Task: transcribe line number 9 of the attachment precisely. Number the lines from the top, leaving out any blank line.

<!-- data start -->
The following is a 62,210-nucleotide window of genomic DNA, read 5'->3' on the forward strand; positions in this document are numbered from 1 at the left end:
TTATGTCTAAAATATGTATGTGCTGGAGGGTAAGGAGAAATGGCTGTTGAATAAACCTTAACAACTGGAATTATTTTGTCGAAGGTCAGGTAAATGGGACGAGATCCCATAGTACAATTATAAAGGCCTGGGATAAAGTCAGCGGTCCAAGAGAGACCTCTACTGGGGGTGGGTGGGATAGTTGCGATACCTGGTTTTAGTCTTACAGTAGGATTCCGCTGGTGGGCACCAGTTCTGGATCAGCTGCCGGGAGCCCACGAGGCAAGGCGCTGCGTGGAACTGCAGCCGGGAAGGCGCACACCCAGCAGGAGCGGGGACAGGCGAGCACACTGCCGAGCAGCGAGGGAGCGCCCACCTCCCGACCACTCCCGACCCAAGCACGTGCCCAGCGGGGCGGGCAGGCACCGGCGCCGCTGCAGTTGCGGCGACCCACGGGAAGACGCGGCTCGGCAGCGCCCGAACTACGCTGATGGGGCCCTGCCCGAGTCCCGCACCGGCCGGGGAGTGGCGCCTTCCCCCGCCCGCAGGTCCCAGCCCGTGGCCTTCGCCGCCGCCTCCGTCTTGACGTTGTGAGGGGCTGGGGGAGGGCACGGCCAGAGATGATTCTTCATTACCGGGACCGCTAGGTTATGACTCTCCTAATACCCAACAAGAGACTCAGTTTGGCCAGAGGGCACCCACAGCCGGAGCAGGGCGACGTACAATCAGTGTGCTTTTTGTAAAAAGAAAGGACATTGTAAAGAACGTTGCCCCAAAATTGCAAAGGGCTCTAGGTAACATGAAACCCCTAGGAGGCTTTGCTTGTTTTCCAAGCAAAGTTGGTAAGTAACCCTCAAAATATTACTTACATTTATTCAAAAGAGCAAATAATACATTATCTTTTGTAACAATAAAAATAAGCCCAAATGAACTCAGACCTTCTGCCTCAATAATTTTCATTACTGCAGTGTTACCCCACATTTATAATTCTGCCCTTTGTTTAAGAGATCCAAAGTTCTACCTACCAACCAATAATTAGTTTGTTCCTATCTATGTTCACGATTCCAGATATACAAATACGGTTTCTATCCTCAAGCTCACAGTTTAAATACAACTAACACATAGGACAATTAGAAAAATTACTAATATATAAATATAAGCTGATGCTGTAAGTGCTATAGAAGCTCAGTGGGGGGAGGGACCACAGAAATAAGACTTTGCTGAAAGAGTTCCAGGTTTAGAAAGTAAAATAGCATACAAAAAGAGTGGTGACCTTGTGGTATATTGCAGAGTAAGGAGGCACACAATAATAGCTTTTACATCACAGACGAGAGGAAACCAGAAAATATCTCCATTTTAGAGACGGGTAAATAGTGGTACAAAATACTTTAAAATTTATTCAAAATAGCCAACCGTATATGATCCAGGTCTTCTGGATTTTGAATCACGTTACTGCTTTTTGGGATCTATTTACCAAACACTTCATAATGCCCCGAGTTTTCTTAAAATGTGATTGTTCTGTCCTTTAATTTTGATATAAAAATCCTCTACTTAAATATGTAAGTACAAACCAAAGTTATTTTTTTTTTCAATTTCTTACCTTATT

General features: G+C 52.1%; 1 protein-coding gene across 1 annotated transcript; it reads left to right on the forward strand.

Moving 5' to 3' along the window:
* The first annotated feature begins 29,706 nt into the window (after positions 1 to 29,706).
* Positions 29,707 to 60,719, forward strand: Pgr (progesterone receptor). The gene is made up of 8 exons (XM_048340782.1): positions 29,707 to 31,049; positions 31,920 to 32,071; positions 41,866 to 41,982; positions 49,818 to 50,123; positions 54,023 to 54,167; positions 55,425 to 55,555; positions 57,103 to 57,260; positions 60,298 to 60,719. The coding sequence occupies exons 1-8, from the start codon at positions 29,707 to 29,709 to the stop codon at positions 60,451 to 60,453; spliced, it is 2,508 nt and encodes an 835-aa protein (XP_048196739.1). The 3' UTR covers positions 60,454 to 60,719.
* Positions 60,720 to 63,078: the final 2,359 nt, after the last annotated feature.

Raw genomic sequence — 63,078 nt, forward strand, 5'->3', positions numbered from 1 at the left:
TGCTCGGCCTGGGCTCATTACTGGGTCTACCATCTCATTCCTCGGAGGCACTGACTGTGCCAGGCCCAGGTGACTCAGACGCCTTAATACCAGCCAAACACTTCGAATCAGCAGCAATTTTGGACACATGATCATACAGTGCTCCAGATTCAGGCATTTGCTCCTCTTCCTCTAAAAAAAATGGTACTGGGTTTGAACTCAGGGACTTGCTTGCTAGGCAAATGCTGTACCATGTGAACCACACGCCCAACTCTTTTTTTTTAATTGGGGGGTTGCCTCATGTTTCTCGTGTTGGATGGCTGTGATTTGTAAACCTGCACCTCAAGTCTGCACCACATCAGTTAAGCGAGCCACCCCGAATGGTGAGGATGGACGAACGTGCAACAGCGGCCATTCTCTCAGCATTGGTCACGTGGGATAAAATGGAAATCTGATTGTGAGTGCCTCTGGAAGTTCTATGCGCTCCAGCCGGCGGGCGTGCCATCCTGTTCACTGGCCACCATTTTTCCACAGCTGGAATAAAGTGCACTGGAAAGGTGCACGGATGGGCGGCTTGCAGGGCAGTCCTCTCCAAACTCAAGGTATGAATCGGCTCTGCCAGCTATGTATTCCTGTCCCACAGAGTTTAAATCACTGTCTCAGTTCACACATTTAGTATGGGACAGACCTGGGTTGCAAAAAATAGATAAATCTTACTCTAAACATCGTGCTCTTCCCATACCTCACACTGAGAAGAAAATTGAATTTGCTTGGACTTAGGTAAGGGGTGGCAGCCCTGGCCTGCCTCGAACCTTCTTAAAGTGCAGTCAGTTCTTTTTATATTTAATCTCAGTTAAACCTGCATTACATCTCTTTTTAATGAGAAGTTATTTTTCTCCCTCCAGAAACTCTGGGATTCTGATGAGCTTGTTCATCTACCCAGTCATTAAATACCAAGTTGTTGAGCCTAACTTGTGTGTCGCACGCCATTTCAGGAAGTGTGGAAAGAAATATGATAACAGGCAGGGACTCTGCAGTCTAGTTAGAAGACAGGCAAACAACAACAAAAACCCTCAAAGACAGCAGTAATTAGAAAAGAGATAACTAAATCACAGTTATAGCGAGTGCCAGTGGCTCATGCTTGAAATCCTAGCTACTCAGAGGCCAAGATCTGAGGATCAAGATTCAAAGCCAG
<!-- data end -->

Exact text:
TGCTCGGCCTGGGCTCATTACTGGGTCTACCATCTCATTCCTCGGAGGCACTGACTGTGCCAGGCCCAGGTGACTCAGACGCCTTAATACCAGCCAAACACTTCGAATCAGCAGCAATTTTGGACACATGATCATACAGTGCTCCAGATTCAGGCATTTGCTCCTCTTCCTCTAAAAAAAATGGTACTGGGTTTGAACTCAGGGACTTGCTTGCTAGGCAAATGCTGTACCATGTGAACCACACGCCCAACTCTTTTTTTTTAATTGGGGGGTTGCCTCATGTTTCTCGTGTTGGATGGCTGTGATTTGTAAACCTGCACCTCAAGTCTGCACCACATCAGTTAAGCGAGCCACCCCGAATGGTGAGGATGGACGAACGTGCAACAGCGGCCATTCTCTCAGCATTGGTCACGTGGGATAAAATGGAAATCTGATTGTGAGTGCCTCTGGAAGTTCTATGCGCTCCAGCCGGCGGGCGTGCCATCCTGTTCACTGGCCACCATTTTTCCACAGCTGGAATAAAGTGCACTGGAAAGGTGCACGGATGGGCGGCTTGCAGGGCAGTCCTCTCCAAACTCAAGGTATGAATCGGCTCTGCCAGCTATGTATTCCTGTCCCACAGAGTTTAAATCACTGTCTCAGTTCACACATTTAGTATGGGACAGACCTGGGTTGCAAAAAATAGATAAATCTTACTCTAAACATCGTGCTCTTCCCATACCTCACACTGAGAAGAAAATTGAATTTGCTTGGACTTAGGTAAGGGGTGGCAGCCCTGGCCTGCCTCGAACCTTCTTAAAGTGCAGTCAGTTCTTTTTATATTTAATCTCAGTTAAACCTGCATTACATCTCTTTTTAATGAGAAGTTATTTTTCTCCCTCCAGAAACTCTGGGATTCTGATGAGCTTGTTCATCTACCCAGTCATTAAATACCAAGTTGTTGAGCCTAACTTGTGTGTCGCACGCCATTTCAGGAAGTGTGGAAAGAAATATGATAACAGGCAGGGACTCTGCAGTCTAGTTAGAAGACAGGCAAACAACAACAAAAACCCTCAAAGACAGCAGTAATTAGAAAAGAGATAACTAAATCACAGTTATAGCGAGTGCCAGTGGCTCATGCTTGAAATCCTAGCTACTCAGAGGCCAAGATCTGAGGATCAAGATTCAAAGCCAG